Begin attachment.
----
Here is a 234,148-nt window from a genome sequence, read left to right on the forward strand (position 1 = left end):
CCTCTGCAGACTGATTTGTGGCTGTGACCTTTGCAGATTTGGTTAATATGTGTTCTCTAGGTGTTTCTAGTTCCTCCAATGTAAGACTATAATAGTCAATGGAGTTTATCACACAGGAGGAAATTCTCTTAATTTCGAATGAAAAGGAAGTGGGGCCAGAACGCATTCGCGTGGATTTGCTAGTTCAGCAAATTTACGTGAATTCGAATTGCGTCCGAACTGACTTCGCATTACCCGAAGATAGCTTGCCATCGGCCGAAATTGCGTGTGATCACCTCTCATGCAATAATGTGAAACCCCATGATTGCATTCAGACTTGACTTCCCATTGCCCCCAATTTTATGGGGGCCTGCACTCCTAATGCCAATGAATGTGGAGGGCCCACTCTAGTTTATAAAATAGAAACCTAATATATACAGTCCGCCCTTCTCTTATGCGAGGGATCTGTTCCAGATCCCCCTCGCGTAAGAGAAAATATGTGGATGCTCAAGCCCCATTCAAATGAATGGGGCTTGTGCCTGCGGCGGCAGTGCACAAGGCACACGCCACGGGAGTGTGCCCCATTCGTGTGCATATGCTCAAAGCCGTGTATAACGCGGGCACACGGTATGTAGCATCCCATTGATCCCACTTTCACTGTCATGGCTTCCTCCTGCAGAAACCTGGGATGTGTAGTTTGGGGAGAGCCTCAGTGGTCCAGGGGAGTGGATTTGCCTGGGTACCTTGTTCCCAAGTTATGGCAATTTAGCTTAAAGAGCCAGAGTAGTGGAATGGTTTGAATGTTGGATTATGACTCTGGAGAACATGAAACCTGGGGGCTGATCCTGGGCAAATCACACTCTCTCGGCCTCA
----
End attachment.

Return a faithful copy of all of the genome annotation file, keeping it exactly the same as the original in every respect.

Here is a 234,148-nt window from a genome sequence, read left to right on the forward strand (position 1 = left end):
CCTCTGCAGACTGATTTGTGGCTGTGACCTTTGCAGATTTGGTTAATATGTGTTCTCTAGGTGTTTCTAGTTCCTCCAATGTAAGACTATAATAGTCAATGGAGTTTATCACACAGGAGGAAATTCTCTTAATTTCGAATGAAAAGGAAGTGGGGCCAGAACGCATTCGCGTGGATTTGCTAGTTCAGCAAATTTACGTGAATTCGAATTGCGTCCGAACTGACTTCGCATTACCCGAAGATAGCTTGCCATCGGCCGAAATTGCGTGTGATCACCTCTCATGCAATAATGTGAAACCCCATGATTGCATTCAGACTTGACTTCCCATTGCCCCCAATTTTATGGGGGCCTGCACTCCTAATGCCAATGAATGTGGAGGGCCCACTCTAGTTTATAAAATAGAAACCTAATATATACAGTCCGCCCTTCTCTTATGCGAGGGATCTGTTCCAGATCCCCCTCGCGTAAGAGAAAATATGTGGATGCTCAAGCCCCATTCAAATGAATGGGGCTTGTGCCTGCGGCGGCAGTGCACAAGGCACACGCCACGGGAGTGTGCCCCATTCGTGTGCATATGCTCAAAGCCGTGTATAACGCGGGCACACGGTATGTAGCATCCCATTGATCCCACTTTCACTGTCATGGCTTCCTCCTGCAGAAACCTGGGATGTGTAGTTTGGGGAGAGCCTCAGTGGTCCAGGGGAGTGGATTTGCCTGGGTACCTTGTTCCCAAGTTATGGCAATTTAGCTTAAAGAGCCAGAGTAGTGGAATGGTTTGAATGTTGGATTATGACTCTGGAGAACATGAAACCTGGGGGCTGATCCTGGGCAAATCACACTCTCTCGGCCTCA